Can existing drugs be effectively combined to treat COVID-19?
The key outtake underpinning all three papers is that, as there does not appear to be one truly effective repurposed antiviral for COVID-19, combined agents must be explored – particularly in the absence of a vaccine.
The team has used viral cell cycle modelling to take a deep dive into not only which drugs should be explored for therapeutic treatment, but also when in the disease course intervention might be most effective.
Featured across three leading journals: The Lancet, British Journal of Clinical Pharmacology and the American Journal of Tropical Medicine and Hygiene, the investigators are acting on an urgent need to evaluate combination therapies for COVID-19, given the current lack of effective antiviral monotherapies.
In the British Journal of Clinical Pharmacology study, the investigators described application of viral cell cycle mathematical models of the SARS-CoV2 built from patient data, to explore the potential of various viral cell cycle check-points as therapeutic intervention targets. The investigators showed that outcome improves with earlier intervention, irrespective of pharmacological target, highlighting the importance of initiating antiviral therapy as soon as possible in the disease course.
The investigators also found that drugs such as camostat or nafamostat that may impact ‘viral attachment’ are best used for prevention and very early treatment. Drugs like remdesivir, lopinavir/ritonavir and favipiravir that reduce the production of virus from infected cells are also most effective in early disease but may also continue to reduce viral shedding as the disease progresses. Furthermore, the study found that combining repurposed agents may provide an alternative pathway to identifying effective antiviral interventions for COVID-19.
Dr. Craig Rayner, an Adjunct Associate Professor at Monash University and President of Integrated Drug Development at Certara, says that because there does not appear to be a silver bullet repurposed treatment, the team’s primary goal is to explore approaches to achieve clinical efficacy by using combined agents informed by the viral life cycle.
“Given the lack of effective antiviral monotherapies for COVID-19, the need to evaluate combinations, as outlined by the World Health Organisation in the initial coronavirus roadmap, is being re-emphasised.” says Dr Rayner. “It is not efficient, cost effective or ethical to apply a blind ‘trial and error’ approach to selecting combinations for clinical evaluation against COVID-19. Establishing a robust clinical and quantitative pharmacological rationale to guide clinical evaluation of repurposed combinations is a very high priority.”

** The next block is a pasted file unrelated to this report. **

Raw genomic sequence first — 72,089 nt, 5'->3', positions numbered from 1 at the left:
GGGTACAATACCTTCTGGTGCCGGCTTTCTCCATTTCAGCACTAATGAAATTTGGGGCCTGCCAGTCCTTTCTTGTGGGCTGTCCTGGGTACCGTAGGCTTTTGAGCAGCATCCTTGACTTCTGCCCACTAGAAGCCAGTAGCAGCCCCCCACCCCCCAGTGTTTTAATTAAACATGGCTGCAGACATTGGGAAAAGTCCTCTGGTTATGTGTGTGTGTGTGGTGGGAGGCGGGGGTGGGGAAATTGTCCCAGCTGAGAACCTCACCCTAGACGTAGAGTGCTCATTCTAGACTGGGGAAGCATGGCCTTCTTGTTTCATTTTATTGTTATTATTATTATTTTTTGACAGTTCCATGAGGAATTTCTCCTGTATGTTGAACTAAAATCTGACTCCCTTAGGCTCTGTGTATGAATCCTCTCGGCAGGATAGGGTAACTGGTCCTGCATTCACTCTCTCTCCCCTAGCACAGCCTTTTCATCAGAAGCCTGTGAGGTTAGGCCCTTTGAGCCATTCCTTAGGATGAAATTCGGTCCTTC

In a second study, published in the Lancet Global Health, the team of researchers warn against the oversimplification of the COVID-19 disease process, highlighting the critical need to evaluate therapeutic interventions aligned with pathophysiology. Importantly, the authors flag that antivirals shown to be ineffective in hospitalised patients should not stop evaluations earlier in the infection, where viral replication is the primary driver of disease.
In the American Journal of Tropical Medicine and Hygiene, the investigators described a novel strategy to accelerate antiviral combination evaluation for COVID-19 by using an adaptive combination platform clinical trial approach in early disease. This approach challenges traditional drug development practices. It leverages combination selection informed by viral cell cycle modelling and is supported by an advisory committee of expert clinical pharmacologists and infectious disease physicians.
“We need to reinvent the way we do clinical trial evaluations of combinations in the urgency of COVID-19. Adaptive platform trial designs offer flexibility to begin with high potential combinations and if effective, continue to simplify regimens in parallel with other patients having the potential to receive an effective treatment regimen,” says Dr Rayner.
The next step for the team is to harness the hypotheses proposed from this framework and test in preclinical and clinical investigations.
Dr Edward Mills, Principal Scientist from Cytel and Professor at McMaster University and Principal Investigator of the Together Platform Trial says, “Our global Together Platform trial in early treatment is designed to rapidly evaluate antiviral combination approaches in an adaptive framework. The trial is rapidly recruiting in Brazil, USA and South Africa and will be used to evaluate additional combination regimens. Results of trial arms will be shared on a rolling basis.”
Contact: Kate Carthew